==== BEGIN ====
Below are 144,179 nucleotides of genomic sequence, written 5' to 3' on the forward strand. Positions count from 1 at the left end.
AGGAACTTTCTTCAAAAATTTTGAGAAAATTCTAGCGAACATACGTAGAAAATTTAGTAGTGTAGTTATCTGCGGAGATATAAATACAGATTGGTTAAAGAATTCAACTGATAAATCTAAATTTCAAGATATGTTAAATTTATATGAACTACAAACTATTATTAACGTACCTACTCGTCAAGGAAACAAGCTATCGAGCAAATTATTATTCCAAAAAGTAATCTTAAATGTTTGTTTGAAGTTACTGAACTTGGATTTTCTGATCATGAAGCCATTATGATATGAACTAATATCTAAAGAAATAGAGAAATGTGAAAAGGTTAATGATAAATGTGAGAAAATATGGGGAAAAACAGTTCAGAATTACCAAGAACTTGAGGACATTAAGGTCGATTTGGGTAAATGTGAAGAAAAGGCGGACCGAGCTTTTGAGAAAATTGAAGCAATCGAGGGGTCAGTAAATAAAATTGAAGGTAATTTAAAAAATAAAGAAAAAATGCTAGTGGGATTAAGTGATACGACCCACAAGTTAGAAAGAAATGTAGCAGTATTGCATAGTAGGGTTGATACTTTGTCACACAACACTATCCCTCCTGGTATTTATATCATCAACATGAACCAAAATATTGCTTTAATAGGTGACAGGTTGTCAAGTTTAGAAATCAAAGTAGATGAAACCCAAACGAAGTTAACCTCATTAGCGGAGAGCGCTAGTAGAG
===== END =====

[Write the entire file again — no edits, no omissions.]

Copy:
Below are 144,179 nucleotides of genomic sequence, written 5' to 3' on the forward strand. Positions count from 1 at the left end.
AGGAACTTTCTTCAAAAATTTTGAGAAAATTCTAGCGAACATACGTAGAAAATTTAGTAGTGTAGTTATCTGCGGAGATATAAATACAGATTGGTTAAAGAATTCAACTGATAAATCTAAATTTCAAGATATGTTAAATTTATATGAACTACAAACTATTATTAACGTACCTACTCGTCAAGGAAACAAGCTATCGAGCAAATTATTATTCCAAAAAGTAATCTTAAATGTTTGTTTGAAGTTACTGAACTTGGATTTTCTGATCATGAAGCCATTATGATATGAACTAATATCTAAAGAAATAGAGAAATGTGAAAAGGTTAATGATAAATGTGAGAAAATATGGGGAAAAACAGTTCAGAATTACCAAGAACTTGAGGACATTAAGGTCGATTTGGGTAAATGTGAAGAAAAGGCGGACCGAGCTTTTGAGAAAATTGAAGCAATCGAGGGGTCAGTAAATAAAATTGAAGGTAATTTAAAAAATAAAGAAAAAATGCTAGTGGGATTAAGTGATACGACCCACAAGTTAGAAAGAAATGTAGCAGTATTGCATAGTAGGGTTGATACTTTGTCACACAACACTATCCCTCCTGGTATTTATATCATCAACATGAACCAAAATATTGCTTTAATAGGTGACAGGTTGTCAAGTTTAGAAATCAAAGTAGATGAAACCCAAACGAAGTTAACCTCATTAGCGGAGAGCGCTAGTAGAG